By Murray MacAdam
Poverty has spread so deeply into Canadian society that middle-class people and their children are now feeling its bite. Our faith traditions, however, can inspire us to think deeply about the society we want, and build an economy in that spirit.
Those where the key findings of a Queen’s Park forum on April 18 called “Awakening the Middle Class,” sponsored by the Interfaith Social Assistance Reform Coalition (ISARC). It attracted 100 faith leaders, as well as Premier Kathleen Wynne and several cabinet ministers. Bishop Philip Poole also attended, along with 10 other Anglicans.
In a powerful theological reflection, the Rev. Maggie Helwig, a priest of the Diocese of Toronto, contrasted the envy and fear on which so much of society is driven and which divides us from one another, with the vision of solidarity that underlies not just Christianity but other major faith traditions as well. “We are all part of one another,” she noted. “When one is suffering, none are well. It is our responsibility to find ways of speaking and thinking about our common life. We are able to tell a different story about ourselves, not a story about the accumulation of material goods to acquire status or ward off fear, not about self-protection as the ultimate value, but a story about solidarity.” That can enable us to welcome each other and realize that everyone can have enough, instead of being manipulated into thinking that “those people,” such as the undeserving poor and refugees, are the root of our problems, she said.
Keynote speaker Armine Yalnizyan, an economist with the Canadian Centre for Policy Alternatives and a CBC radio commentator, provided statistics to back up this message. More and more Canadians struggle to pay for basic needs such as housing and education. Ontario’s poverty rate has been growing during the past two decades, and now stands at over 12 per cent. We cannot promise our children that they will remain in the middle class, she said. “People are worried about what’s going to happen to them and their children.”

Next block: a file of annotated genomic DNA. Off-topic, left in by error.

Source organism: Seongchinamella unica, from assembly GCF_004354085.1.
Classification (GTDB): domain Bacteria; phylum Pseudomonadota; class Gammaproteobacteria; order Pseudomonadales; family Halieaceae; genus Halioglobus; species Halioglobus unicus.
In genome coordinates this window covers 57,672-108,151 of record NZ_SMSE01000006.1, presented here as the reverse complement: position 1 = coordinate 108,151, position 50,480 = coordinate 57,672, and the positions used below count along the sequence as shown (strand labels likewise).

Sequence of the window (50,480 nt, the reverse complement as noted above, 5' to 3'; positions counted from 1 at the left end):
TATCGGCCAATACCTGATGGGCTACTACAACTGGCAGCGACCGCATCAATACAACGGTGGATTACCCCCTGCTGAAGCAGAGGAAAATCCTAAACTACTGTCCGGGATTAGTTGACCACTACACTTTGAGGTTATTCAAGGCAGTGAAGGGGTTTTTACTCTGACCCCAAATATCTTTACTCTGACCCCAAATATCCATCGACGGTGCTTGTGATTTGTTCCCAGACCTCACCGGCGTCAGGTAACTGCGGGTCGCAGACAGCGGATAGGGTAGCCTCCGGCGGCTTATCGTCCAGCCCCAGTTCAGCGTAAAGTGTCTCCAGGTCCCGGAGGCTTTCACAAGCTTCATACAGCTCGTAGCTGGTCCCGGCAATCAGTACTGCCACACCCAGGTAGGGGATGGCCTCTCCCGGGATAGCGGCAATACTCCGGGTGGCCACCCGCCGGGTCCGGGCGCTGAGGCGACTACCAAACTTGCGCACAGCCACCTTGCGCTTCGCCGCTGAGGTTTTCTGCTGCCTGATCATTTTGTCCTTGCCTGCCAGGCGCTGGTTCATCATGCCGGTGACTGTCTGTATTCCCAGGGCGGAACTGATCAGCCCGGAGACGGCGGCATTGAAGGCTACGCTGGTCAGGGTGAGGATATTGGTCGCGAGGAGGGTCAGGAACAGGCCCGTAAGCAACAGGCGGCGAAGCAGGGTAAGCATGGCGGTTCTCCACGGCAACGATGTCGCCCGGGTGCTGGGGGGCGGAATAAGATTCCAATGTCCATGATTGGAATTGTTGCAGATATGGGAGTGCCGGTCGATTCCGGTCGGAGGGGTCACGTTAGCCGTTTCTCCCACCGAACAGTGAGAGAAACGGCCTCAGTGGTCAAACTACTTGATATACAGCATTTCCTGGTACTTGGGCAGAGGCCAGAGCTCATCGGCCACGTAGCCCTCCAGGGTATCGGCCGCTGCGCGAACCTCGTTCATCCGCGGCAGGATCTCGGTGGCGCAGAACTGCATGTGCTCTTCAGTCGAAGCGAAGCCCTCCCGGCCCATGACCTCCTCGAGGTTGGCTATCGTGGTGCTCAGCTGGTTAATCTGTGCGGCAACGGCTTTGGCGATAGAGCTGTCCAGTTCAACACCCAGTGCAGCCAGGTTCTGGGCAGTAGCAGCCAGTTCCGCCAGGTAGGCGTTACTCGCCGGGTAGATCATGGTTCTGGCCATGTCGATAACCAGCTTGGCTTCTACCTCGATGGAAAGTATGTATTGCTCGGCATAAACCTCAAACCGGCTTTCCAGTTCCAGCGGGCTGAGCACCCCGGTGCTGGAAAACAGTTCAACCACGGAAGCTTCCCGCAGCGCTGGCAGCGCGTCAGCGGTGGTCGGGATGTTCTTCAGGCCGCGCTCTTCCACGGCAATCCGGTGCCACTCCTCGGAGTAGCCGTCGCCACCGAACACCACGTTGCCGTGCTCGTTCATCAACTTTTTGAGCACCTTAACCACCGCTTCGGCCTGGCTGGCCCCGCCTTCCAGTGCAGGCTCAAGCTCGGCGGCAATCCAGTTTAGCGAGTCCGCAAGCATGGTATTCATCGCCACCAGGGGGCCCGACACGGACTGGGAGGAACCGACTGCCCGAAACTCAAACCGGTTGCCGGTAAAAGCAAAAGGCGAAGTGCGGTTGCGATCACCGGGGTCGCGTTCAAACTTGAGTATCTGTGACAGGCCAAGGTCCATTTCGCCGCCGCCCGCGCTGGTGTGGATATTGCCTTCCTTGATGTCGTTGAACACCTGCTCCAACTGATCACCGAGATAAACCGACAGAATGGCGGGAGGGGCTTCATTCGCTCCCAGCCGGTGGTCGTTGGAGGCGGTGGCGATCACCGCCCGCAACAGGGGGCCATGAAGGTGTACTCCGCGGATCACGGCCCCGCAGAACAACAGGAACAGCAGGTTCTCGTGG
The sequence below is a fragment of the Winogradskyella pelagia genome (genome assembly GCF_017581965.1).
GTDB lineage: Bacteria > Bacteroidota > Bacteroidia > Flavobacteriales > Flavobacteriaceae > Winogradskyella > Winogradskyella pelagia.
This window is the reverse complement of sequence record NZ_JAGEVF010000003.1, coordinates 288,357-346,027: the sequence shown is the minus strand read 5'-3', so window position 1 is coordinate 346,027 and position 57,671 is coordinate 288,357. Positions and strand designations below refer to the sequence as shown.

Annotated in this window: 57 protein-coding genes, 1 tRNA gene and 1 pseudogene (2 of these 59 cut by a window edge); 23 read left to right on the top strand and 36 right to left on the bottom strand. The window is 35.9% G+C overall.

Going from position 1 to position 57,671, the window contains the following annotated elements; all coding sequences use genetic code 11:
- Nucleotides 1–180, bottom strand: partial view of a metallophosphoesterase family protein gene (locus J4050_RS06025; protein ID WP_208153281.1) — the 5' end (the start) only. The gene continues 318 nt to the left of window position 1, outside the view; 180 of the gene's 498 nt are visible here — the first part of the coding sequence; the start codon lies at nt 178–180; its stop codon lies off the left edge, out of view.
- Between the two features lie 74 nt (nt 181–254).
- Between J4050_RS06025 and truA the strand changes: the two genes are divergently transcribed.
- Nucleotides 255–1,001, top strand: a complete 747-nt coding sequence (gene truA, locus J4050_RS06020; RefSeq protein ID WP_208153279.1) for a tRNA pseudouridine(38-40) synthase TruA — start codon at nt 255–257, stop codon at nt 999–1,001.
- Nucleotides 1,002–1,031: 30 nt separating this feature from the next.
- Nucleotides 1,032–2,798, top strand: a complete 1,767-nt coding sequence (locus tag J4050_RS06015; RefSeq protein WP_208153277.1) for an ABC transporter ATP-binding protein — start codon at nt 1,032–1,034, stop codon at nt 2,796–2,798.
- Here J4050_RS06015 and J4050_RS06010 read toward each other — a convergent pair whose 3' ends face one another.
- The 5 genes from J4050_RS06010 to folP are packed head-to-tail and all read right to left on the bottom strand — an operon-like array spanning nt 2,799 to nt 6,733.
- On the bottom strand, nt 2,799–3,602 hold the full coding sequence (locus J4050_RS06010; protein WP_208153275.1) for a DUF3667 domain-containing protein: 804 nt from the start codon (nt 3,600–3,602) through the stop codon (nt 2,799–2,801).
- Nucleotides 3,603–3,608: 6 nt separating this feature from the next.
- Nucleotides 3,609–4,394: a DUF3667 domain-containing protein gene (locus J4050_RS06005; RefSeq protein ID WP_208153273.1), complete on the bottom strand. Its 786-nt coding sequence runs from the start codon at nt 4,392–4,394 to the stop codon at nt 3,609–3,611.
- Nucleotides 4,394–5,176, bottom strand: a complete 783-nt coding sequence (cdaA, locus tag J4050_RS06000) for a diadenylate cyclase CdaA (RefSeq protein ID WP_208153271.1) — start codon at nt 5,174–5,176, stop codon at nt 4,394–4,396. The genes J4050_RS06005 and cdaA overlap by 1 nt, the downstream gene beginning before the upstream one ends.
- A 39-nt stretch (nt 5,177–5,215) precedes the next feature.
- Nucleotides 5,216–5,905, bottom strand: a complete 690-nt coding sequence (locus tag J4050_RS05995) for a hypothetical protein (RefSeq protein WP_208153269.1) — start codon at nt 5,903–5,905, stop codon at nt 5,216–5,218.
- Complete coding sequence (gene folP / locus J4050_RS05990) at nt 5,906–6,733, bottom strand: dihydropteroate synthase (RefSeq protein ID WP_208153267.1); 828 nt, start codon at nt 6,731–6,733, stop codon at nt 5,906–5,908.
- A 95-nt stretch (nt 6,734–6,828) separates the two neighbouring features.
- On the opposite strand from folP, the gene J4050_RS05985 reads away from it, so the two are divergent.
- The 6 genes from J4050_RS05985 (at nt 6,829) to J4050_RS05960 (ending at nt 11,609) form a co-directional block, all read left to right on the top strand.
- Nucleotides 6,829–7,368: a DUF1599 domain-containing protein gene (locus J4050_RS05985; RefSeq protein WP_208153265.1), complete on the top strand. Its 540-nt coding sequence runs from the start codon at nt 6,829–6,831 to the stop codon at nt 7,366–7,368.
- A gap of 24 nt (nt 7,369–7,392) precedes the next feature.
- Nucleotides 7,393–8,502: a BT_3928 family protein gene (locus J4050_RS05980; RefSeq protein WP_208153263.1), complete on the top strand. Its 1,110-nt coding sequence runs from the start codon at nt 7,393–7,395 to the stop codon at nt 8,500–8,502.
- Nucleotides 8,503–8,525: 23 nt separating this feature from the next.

“This is not for a lack of money,” noted Ms. Yalnizyan. “Canada is the 11th biggest economy in the world.” The problem is that the benefits of economic growth are not being shared widely. The bottom 40 per cent of Canadian society is living on less money than in the 1970s. Only 27 per cent of jobless workers in Ontario can access employment insurance benefits. Meanwhile low-paid workers now make up 23 per cent of Ontario’s workforce, and the minimum wage has not been raised for three years.
She zeroed in on the federal government’s Temporary Foreign Worker program as an example of what’s gone wrong. At a time when one in five young workers in Toronto can’t find work, there are now 340,000 foreign workers in Canada, many of them doing low-skilled work for highly profitable corporations such as fast food chains.
While outlining measures that could make a difference for low-income people, such as more affordable housing, Ms Yalnizyan also reminded her listeners that ultimately this comes down to their values and a vision for the common good. “At the end of the day, it’s the promise of abundant life that we can offer to one another. The abundant life is in our midst. If we’re not committed to this, we will all pay the price.”
Premier Wynne thanked participants for keeping poverty issues before society, and affirmed the government’s commitments to carry out the report of Ontario’s Social Assistance Review Commission, which outlined a range of measures to raise incomes and opportunities for people on social assistance. Ontario’s Attorney General, John Gerretsen, added his encouragement as well, urging the group to “keep hammering at the doors of government.”